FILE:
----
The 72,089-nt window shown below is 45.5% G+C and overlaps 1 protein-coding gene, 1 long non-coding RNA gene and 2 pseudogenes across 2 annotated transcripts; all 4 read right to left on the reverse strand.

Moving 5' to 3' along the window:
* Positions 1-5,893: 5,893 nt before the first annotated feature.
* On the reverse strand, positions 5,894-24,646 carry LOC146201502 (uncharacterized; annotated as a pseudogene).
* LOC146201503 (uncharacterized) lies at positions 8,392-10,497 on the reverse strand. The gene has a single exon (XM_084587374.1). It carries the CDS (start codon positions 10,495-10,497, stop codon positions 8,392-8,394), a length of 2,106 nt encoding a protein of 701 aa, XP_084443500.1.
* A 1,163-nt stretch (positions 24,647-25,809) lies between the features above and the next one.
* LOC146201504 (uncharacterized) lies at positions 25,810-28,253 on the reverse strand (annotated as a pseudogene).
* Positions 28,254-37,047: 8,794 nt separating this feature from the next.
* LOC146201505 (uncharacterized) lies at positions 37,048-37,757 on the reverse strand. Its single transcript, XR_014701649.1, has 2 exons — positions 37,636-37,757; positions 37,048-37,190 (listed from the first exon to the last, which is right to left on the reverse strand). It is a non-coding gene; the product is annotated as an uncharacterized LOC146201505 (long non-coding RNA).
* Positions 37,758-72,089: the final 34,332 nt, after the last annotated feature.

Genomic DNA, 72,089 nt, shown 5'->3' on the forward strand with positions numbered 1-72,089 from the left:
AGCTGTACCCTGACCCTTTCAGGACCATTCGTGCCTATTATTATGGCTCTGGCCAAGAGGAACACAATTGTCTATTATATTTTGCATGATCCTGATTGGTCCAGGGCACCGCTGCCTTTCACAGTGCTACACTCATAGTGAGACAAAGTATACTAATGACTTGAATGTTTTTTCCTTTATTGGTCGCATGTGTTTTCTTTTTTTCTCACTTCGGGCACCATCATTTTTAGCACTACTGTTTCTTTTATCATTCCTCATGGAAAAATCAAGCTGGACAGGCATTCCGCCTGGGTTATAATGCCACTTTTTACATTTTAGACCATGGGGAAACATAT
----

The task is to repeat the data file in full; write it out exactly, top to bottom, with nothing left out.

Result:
The 72,089-nt window shown below is 45.5% G+C and overlaps 1 protein-coding gene, 1 long non-coding RNA gene and 2 pseudogenes across 2 annotated transcripts; all 4 read right to left on the reverse strand.

Moving 5' to 3' along the window:
* Positions 1-5,893: 5,893 nt before the first annotated feature.
* On the reverse strand, positions 5,894-24,646 carry LOC146201502 (uncharacterized; annotated as a pseudogene).
* LOC146201503 (uncharacterized) lies at positions 8,392-10,497 on the reverse strand. The gene has a single exon (XM_084587374.1). It carries the CDS (start codon positions 10,495-10,497, stop codon positions 8,392-8,394), a length of 2,106 nt encoding a protein of 701 aa, XP_084443500.1.
* A 1,163-nt stretch (positions 24,647-25,809) lies between the features above and the next one.
* LOC146201504 (uncharacterized) lies at positions 25,810-28,253 on the reverse strand (annotated as a pseudogene).
* Positions 28,254-37,047: 8,794 nt separating this feature from the next.
* LOC146201505 (uncharacterized) lies at positions 37,048-37,757 on the reverse strand. Its single transcript, XR_014701649.1, has 2 exons — positions 37,636-37,757; positions 37,048-37,190 (listed from the first exon to the last, which is right to left on the reverse strand). It is a non-coding gene; the product is annotated as an uncharacterized LOC146201505 (long non-coding RNA).
* Positions 37,758-72,089: the final 34,332 nt, after the last annotated feature.

Genomic DNA, 72,089 nt, shown 5'->3' on the forward strand with positions numbered 1-72,089 from the left:
AGCTGTACCCTGACCCTTTCAGGACCATTCGTGCCTATTATTATGGCTCTGGCCAAGAGGAACACAATTGTCTATTATATTTTGCATGATCCTGATTGGTCCAGGGCACCGCTGCCTTTCACAGTGCTACACTCATAGTGAGACAAAGTATACTAATGACTTGAATGTTTTTTCCTTTATTGGTCGCATGTGTTTTCTTTTTTTCTCACTTCGGGCACCATCATTTTTAGCACTACTGTTTCTTTTATCATTCCTCATGGAAAAATCAAGCTGGACAGGCATTCCGCCTGGGTTATAATGCCACTTTTTACATTTTAGACCATGGGGAAACATAT